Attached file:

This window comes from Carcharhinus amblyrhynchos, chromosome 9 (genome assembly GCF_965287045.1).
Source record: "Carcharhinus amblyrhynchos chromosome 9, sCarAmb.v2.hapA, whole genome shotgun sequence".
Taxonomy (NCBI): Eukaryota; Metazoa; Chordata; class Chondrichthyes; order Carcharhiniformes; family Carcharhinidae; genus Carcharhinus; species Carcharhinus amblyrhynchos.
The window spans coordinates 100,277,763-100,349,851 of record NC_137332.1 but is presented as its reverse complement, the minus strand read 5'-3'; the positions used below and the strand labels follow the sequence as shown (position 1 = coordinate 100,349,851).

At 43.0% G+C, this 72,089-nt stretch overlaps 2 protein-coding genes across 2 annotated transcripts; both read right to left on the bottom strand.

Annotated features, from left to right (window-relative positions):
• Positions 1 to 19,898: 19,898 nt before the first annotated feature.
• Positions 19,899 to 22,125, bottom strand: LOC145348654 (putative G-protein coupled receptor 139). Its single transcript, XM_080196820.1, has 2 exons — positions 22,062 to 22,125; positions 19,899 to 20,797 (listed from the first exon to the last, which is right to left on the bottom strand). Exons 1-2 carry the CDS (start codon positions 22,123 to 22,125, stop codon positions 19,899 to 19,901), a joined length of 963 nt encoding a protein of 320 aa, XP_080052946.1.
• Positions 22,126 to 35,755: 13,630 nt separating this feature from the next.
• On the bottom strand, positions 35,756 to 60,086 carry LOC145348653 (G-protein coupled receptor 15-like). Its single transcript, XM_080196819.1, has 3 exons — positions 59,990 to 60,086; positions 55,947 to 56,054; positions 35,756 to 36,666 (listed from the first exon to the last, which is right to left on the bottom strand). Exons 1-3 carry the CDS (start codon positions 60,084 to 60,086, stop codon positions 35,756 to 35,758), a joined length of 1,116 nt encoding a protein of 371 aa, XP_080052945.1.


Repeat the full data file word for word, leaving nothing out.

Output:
This window comes from Carcharhinus amblyrhynchos, chromosome 9 (genome assembly GCF_965287045.1).
Source record: "Carcharhinus amblyrhynchos chromosome 9, sCarAmb.v2.hapA, whole genome shotgun sequence".
Taxonomy (NCBI): Eukaryota; Metazoa; Chordata; class Chondrichthyes; order Carcharhiniformes; family Carcharhinidae; genus Carcharhinus; species Carcharhinus amblyrhynchos.
The window spans coordinates 100,277,763-100,349,851 of record NC_137332.1 but is presented as its reverse complement, the minus strand read 5'-3'; the positions used below and the strand labels follow the sequence as shown (position 1 = coordinate 100,349,851).

At 43.0% G+C, this 72,089-nt stretch overlaps 2 protein-coding genes across 2 annotated transcripts; both read right to left on the bottom strand.

Annotated features, from left to right (window-relative positions):
• Positions 1 to 19,898: 19,898 nt before the first annotated feature.
• Positions 19,899 to 22,125, bottom strand: LOC145348654 (putative G-protein coupled receptor 139). Its single transcript, XM_080196820.1, has 2 exons — positions 22,062 to 22,125; positions 19,899 to 20,797 (listed from the first exon to the last, which is right to left on the bottom strand). Exons 1-2 carry the CDS (start codon positions 22,123 to 22,125, stop codon positions 19,899 to 19,901), a joined length of 963 nt encoding a protein of 320 aa, XP_080052946.1.
• Positions 22,126 to 35,755: 13,630 nt separating this feature from the next.
• On the bottom strand, positions 35,756 to 60,086 carry LOC145348653 (G-protein coupled receptor 15-like). Its single transcript, XM_080196819.1, has 3 exons — positions 59,990 to 60,086; positions 55,947 to 56,054; positions 35,756 to 36,666 (listed from the first exon to the last, which is right to left on the bottom strand). Exons 1-3 carry the CDS (start codon positions 60,084 to 60,086, stop codon positions 35,756 to 35,758), a joined length of 1,116 nt encoding a protein of 371 aa, XP_080052945.1.